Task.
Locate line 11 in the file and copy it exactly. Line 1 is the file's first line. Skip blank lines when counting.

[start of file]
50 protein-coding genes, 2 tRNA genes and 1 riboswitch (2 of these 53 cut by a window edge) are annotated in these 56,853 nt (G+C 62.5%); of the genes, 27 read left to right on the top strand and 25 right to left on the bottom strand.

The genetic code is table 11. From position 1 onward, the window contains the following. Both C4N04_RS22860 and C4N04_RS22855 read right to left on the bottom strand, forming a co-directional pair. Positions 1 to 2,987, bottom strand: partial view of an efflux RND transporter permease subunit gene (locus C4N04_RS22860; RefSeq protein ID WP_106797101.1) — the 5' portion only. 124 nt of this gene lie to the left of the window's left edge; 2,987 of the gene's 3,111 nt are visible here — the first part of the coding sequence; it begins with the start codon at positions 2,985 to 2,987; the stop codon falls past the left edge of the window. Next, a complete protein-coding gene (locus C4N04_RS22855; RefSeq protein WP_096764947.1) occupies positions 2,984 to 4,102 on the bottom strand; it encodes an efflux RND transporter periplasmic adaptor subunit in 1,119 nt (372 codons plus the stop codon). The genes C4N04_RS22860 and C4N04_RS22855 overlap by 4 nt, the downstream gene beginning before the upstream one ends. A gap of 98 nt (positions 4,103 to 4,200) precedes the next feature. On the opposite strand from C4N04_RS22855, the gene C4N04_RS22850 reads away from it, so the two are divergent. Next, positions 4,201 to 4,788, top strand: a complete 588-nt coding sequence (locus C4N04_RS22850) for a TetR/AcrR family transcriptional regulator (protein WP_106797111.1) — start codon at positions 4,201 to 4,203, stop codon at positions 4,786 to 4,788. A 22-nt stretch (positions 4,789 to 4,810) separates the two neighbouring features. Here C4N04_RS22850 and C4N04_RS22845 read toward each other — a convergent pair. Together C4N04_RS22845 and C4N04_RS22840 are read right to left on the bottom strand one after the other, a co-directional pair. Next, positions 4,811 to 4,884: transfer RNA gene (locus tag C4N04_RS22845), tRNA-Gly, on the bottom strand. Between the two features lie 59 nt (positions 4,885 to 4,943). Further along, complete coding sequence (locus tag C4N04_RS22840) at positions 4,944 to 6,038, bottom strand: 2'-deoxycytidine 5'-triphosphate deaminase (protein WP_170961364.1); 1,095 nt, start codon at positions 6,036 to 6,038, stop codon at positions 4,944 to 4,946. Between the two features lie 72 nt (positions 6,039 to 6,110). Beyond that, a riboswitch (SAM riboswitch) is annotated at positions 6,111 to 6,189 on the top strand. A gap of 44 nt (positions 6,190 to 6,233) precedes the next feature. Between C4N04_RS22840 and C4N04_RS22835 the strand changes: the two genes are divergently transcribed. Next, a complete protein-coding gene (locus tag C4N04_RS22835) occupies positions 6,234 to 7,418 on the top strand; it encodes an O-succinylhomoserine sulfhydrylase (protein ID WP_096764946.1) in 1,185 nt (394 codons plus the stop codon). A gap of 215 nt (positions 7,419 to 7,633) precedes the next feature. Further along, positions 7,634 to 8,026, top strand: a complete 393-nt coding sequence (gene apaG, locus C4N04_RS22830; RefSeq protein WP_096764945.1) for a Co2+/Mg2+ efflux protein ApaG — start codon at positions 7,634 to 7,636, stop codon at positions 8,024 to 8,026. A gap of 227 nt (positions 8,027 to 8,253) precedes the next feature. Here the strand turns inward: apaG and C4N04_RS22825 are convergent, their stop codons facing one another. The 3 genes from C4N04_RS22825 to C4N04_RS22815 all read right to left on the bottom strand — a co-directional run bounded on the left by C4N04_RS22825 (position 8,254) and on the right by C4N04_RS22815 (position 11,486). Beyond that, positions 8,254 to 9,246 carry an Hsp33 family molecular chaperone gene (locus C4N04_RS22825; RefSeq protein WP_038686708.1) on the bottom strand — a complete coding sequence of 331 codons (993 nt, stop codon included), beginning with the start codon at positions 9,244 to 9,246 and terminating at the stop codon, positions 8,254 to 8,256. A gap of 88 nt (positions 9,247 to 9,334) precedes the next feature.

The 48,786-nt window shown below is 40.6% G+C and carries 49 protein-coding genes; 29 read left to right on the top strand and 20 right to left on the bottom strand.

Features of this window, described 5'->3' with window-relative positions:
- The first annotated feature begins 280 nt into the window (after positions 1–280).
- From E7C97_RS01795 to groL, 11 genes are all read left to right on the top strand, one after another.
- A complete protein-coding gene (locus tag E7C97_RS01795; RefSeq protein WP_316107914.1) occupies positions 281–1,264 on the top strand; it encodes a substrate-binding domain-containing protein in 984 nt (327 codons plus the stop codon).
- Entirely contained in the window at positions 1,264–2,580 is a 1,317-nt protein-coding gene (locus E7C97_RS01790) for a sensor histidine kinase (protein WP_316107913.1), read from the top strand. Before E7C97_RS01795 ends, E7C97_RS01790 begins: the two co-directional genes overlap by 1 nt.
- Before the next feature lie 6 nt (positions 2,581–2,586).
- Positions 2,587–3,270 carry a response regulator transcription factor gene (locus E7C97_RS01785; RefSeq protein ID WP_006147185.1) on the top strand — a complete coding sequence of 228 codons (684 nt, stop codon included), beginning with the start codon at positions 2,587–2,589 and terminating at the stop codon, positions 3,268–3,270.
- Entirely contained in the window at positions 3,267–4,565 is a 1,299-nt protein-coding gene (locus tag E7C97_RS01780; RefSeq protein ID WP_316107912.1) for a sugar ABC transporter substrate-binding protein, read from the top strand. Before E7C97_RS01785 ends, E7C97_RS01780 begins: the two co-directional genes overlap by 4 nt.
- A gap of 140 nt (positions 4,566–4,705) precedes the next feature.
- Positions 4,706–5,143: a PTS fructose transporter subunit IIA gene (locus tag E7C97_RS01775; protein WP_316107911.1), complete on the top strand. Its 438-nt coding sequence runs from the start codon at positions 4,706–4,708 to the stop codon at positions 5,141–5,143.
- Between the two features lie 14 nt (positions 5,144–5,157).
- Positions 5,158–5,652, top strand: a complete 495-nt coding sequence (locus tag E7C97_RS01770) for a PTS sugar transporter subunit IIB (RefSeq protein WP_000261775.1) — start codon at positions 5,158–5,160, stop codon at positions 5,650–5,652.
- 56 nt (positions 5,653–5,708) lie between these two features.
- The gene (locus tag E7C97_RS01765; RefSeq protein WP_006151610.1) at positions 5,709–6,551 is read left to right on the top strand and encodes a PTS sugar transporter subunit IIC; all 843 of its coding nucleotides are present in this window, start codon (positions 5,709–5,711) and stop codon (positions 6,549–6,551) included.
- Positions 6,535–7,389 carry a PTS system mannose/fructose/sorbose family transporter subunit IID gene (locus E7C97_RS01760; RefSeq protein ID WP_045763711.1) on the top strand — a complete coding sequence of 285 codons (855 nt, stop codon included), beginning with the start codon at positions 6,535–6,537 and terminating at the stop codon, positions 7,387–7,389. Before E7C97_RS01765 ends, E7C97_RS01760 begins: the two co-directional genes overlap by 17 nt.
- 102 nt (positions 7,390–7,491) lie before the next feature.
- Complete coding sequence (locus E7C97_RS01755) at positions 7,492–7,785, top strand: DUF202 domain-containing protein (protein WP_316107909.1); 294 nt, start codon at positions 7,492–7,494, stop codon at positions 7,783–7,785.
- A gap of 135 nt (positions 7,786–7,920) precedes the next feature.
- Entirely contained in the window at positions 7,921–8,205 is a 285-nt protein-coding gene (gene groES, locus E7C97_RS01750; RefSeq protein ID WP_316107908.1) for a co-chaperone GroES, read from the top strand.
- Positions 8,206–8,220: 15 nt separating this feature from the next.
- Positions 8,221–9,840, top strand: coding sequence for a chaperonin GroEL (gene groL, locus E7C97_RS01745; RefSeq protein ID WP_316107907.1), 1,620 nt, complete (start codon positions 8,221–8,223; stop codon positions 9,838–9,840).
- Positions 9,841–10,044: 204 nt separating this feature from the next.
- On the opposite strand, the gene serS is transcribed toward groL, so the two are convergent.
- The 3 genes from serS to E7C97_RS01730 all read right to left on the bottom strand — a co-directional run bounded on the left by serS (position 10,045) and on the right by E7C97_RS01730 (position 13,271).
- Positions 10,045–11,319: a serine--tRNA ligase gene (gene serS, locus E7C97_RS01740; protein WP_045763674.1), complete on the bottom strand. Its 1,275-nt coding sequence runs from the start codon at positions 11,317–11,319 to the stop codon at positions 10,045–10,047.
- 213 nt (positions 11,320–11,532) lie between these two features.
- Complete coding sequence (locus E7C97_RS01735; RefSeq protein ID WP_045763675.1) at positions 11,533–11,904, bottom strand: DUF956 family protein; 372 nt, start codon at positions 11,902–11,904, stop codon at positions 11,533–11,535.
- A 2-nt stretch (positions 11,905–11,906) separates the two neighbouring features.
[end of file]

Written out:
- Entirely contained in the window at positions 3,267–4,565 is a 1,299-nt protein-coding gene (locus tag E7C97_RS01780; RefSeq protein ID WP_316107912.1) for a sugar ABC transporter substrate-binding protein, read from the top strand. Before E7C97_RS01785 ends, E7C97_RS01780 begins: the two co-directional genes overlap by 4 nt.